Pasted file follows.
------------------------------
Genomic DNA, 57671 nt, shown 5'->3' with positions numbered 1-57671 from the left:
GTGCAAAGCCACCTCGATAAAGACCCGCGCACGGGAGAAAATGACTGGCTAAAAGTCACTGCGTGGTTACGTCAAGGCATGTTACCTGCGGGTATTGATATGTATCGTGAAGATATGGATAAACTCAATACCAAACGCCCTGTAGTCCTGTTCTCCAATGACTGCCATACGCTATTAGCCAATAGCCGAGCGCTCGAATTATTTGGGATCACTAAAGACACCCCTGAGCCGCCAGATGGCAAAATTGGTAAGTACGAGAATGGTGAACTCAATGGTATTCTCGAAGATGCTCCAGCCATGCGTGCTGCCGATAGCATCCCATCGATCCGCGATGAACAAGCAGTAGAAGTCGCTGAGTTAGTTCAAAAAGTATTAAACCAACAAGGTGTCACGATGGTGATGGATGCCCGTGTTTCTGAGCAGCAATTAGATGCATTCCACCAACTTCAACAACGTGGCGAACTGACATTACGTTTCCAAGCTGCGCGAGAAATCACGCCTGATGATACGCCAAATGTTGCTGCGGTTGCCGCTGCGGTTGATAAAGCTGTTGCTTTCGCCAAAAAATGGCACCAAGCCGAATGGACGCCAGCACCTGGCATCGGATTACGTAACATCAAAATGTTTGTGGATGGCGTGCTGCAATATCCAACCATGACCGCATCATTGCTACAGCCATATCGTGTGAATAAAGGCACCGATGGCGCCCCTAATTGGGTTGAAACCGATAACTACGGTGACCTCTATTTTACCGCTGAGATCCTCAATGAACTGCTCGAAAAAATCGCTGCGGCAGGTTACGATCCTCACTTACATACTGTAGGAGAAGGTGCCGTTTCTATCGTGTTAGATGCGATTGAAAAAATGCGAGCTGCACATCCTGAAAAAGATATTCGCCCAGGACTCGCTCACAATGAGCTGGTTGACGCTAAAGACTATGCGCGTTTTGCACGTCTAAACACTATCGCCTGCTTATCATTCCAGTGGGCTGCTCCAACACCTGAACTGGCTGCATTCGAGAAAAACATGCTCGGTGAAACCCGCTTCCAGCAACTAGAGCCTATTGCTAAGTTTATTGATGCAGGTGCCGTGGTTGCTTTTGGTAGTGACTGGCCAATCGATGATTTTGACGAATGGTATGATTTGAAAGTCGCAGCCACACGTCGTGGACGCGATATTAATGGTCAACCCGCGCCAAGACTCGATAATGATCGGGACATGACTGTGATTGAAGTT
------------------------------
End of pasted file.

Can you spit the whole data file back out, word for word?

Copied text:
Genomic DNA, 57671 nt, shown 5'->3' with positions numbered 1-57671 from the left:
GTGCAAAGCCACCTCGATAAAGACCCGCGCACGGGAGAAAATGACTGGCTAAAAGTCACTGCGTGGTTACGTCAAGGCATGTTACCTGCGGGTATTGATATGTATCGTGAAGATATGGATAAACTCAATACCAAACGCCCTGTAGTCCTGTTCTCCAATGACTGCCATACGCTATTAGCCAATAGCCGAGCGCTCGAATTATTTGGGATCACTAAAGACACCCCTGAGCCGCCAGATGGCAAAATTGGTAAGTACGAGAATGGTGAACTCAATGGTATTCTCGAAGATGCTCCAGCCATGCGTGCTGCCGATAGCATCCCATCGATCCGCGATGAACAAGCAGTAGAAGTCGCTGAGTTAGTTCAAAAAGTATTAAACCAACAAGGTGTCACGATGGTGATGGATGCCCGTGTTTCTGAGCAGCAATTAGATGCATTCCACCAACTTCAACAACGTGGCGAACTGACATTACGTTTCCAAGCTGCGCGAGAAATCACGCCTGATGATACGCCAAATGTTGCTGCGGTTGCCGCTGCGGTTGATAAAGCTGTTGCTTTCGCCAAAAAATGGCACCAAGCCGAATGGACGCCAGCACCTGGCATCGGATTACGTAACATCAAAATGTTTGTGGATGGCGTGCTGCAATATCCAACCATGACCGCATCATTGCTACAGCCATATCGTGTGAATAAAGGCACCGATGGCGCCCCTAATTGGGTTGAAACCGATAACTACGGTGACCTCTATTTTACCGCTGAGATCCTCAATGAACTGCTCGAAAAAATCGCTGCGGCAGGTTACGATCCTCACTTACATACTGTAGGAGAAGGTGCCGTTTCTATCGTGTTAGATGCGATTGAAAAAATGCGAGCTGCACATCCTGAAAAAGATATTCGCCCAGGACTCGCTCACAATGAGCTGGTTGACGCTAAAGACTATGCGCGTTTTGCACGTCTAAACACTATCGCCTGCTTATCATTCCAGTGGGCTGCTCCAACACCTGAACTGGCTGCATTCGAGAAAAACATGCTCGGTGAAACCCGCTTCCAGCAACTAGAGCCTATTGCTAAGTTTATTGATGCAGGTGCCGTGGTTGCTTTTGGTAGTGACTGGCCAATCGATGATTTTGACGAATGGTATGATTTGAAAGTCGCAGCCACACGTCGTGGACGCGATATTAATGGTCAACCCGCGCCAAGACTCGATAATGATCGGGACATGACTGTGATTGAAGTT